Venus is only a bit smaller than Earth, but the similarities stop there. Earth's "evil twin" is a hellish world of crushing pressure, lead-melting heat, and acid rain. Now, a long-standing mystery about how the interior of Venus loses heat may have been solved. Astronomers think a feature on its thin and squishy crust helps.
Earth has tectonic plates, which Venus does not. Heat travels from Earth's hot core to the mantle and eventually the lithosphere, its outer shell, cooling as it goes. This convection is what drives tectonic processes on the surface.
A new study looking at 65 unstudied coronae, geological features on Venus's surface, suggests that the planet’s lithosphere is much thinner where they occur than elsewhere on the Venusian surface. At just 11 kilometers (7 miles) thick, the heat flow from there is much higher than the heat flow of the average location on Earth.
“For so long we’ve been locked into this idea that Venus’ lithosphere is stagnant and thick, but our view is now evolving,” lead author Suzanne Smrekar, senior research scientist at NASA’s Jet Propulsion Laboratory, said in a statement.
“While Venus doesn’t have Earth-style tectonics, these regions of thin lithosphere appear to be allowing significant amounts of heat to escape, similar to areas where new tectonic plates form on Earth’s seafloor.”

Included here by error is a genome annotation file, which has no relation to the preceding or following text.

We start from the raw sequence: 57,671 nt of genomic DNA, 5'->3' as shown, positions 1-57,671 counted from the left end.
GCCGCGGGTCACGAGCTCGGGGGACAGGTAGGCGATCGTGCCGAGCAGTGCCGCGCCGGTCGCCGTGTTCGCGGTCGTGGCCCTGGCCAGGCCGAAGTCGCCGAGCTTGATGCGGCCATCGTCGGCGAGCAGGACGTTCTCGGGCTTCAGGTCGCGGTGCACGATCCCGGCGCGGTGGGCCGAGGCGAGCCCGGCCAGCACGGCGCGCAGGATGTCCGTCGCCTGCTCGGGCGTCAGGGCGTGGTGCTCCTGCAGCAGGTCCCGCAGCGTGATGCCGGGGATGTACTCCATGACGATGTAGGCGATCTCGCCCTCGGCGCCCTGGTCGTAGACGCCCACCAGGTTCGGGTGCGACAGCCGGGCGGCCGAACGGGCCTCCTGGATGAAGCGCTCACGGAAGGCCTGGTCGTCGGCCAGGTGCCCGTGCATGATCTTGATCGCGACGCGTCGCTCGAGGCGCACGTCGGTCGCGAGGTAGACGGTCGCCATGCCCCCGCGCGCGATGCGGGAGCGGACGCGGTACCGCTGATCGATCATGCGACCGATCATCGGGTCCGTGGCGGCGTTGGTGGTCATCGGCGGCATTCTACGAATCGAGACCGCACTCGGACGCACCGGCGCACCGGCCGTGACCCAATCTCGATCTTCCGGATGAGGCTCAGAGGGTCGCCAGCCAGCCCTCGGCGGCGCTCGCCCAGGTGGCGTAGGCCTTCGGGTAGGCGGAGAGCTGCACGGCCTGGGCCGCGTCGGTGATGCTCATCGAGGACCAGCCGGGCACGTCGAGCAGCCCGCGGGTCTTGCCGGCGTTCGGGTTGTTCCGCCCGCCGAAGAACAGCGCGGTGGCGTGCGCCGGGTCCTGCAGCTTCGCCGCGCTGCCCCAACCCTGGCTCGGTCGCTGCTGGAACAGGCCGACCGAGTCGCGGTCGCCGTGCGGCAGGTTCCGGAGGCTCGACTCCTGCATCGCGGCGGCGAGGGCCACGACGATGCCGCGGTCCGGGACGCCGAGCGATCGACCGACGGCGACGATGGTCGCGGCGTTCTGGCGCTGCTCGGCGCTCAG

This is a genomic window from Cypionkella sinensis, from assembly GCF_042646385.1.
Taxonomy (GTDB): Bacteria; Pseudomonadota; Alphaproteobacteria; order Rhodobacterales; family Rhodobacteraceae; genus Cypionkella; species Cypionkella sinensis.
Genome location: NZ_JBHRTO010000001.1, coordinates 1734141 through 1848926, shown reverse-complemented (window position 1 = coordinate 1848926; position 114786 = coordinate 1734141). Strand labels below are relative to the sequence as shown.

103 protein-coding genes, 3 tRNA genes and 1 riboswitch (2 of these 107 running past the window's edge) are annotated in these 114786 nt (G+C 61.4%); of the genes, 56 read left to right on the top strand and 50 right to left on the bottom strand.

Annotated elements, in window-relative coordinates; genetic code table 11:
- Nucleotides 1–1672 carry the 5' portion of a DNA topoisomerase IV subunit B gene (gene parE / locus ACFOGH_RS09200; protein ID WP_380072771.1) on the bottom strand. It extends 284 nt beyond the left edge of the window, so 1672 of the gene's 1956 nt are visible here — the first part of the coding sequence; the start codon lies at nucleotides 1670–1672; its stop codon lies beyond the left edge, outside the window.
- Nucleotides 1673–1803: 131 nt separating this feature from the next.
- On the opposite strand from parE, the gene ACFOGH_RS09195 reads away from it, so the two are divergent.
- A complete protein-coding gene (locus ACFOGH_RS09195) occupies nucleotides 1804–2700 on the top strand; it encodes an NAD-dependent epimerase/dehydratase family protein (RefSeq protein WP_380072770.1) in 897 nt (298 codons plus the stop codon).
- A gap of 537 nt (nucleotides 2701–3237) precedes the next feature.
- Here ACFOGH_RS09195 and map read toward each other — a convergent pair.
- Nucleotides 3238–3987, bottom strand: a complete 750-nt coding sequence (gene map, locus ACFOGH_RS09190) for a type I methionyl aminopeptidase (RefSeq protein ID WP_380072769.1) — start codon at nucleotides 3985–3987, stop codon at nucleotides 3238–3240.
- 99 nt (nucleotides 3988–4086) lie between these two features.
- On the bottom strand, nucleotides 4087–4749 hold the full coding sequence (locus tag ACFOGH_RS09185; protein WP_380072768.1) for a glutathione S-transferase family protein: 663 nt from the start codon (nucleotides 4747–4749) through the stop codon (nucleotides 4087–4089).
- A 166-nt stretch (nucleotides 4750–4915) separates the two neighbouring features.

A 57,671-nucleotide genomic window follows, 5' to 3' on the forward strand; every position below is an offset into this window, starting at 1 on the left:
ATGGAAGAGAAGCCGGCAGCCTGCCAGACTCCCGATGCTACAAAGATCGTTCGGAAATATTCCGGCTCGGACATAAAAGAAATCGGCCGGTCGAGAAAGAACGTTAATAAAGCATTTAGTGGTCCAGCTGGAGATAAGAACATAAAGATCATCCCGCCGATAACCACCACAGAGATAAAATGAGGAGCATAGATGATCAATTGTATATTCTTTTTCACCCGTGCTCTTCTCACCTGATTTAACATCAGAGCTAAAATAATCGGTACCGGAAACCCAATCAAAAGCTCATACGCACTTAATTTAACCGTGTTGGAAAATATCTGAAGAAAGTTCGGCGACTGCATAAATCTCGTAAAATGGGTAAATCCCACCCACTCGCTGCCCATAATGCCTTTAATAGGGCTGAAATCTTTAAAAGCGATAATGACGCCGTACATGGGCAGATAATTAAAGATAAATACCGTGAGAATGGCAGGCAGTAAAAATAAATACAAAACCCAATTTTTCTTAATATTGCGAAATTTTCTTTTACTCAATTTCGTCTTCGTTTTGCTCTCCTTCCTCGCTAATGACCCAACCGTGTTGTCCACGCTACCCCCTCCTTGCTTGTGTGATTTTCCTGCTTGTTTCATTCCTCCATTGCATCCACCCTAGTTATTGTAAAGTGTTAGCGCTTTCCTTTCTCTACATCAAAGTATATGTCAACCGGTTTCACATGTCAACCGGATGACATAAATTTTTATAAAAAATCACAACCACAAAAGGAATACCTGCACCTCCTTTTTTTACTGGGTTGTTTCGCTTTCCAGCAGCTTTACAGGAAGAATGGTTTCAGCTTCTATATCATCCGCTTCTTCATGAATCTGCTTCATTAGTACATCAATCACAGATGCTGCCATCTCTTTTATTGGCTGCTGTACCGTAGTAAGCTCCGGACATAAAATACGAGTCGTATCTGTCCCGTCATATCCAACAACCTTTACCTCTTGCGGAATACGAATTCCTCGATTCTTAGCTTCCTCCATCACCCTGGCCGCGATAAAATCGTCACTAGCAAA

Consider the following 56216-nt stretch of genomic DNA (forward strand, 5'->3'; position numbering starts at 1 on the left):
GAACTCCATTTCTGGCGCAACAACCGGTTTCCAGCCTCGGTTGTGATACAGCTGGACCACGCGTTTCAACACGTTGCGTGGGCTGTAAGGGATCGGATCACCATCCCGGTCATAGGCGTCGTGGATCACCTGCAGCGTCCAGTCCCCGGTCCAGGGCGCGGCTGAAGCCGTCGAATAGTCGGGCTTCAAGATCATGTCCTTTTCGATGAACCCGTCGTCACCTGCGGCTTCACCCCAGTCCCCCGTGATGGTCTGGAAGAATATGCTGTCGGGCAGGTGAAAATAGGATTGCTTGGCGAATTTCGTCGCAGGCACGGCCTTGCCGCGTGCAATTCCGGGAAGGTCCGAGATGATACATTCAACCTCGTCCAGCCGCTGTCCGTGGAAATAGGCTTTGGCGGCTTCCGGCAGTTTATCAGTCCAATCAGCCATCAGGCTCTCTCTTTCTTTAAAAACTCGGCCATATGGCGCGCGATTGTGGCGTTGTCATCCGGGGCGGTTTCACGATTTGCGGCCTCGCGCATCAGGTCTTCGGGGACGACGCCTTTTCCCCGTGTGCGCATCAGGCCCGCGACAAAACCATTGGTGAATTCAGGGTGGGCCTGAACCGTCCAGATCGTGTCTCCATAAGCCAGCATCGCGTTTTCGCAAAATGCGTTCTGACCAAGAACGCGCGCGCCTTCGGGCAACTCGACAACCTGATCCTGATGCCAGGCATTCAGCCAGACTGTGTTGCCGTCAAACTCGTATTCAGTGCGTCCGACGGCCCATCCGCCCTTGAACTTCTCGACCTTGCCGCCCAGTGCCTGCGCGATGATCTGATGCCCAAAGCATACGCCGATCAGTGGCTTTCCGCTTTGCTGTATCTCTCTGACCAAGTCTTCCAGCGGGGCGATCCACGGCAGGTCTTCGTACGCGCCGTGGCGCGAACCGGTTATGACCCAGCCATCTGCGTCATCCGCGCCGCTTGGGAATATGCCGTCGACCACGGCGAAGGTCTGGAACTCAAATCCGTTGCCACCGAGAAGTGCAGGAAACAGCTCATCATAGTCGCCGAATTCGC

Over the last several years, evidence has been mounting that Venus is a lot more geologically active than previously considered. The coronae have certainly been an important focus on this but there are other indications too. And while the geological activity of Venus is unlike anything on Earth today, it might have been similar to Earth of the past, before the tectonic plates were established.
“What’s interesting is that Venus provides a window into the past to help us better understand how Earth may have looked over 2.5 billion years ago. It’s in a state that is predicted to occur before a planet forms tectonic plates,” said Smrekar.
The research used historical data collected by the Magellan mission which orbited Venus from 1989 to 1994. It mapped the planet using radar which could penetrate the dense clouds that shield the Venusian surface from view. NASA’s forthcoming VERITAS mission, which Smrekar is the principal investigator of, will pick up from where Magellan left off.
“VERITAS will be an orbiting geologist, able to pinpoint where these active areas are, and better resolve local variations in lithospheric thickness. We’ll even be able to catch the lithosphere in the act of deforming,” explained Smrekar. “We’ll determine if volcanism really is making the lithosphere ‘squishy’ enough to lose as much heat as Earth, or if Venus has more mysteries in store.”
The study was published in Nature Geoscience.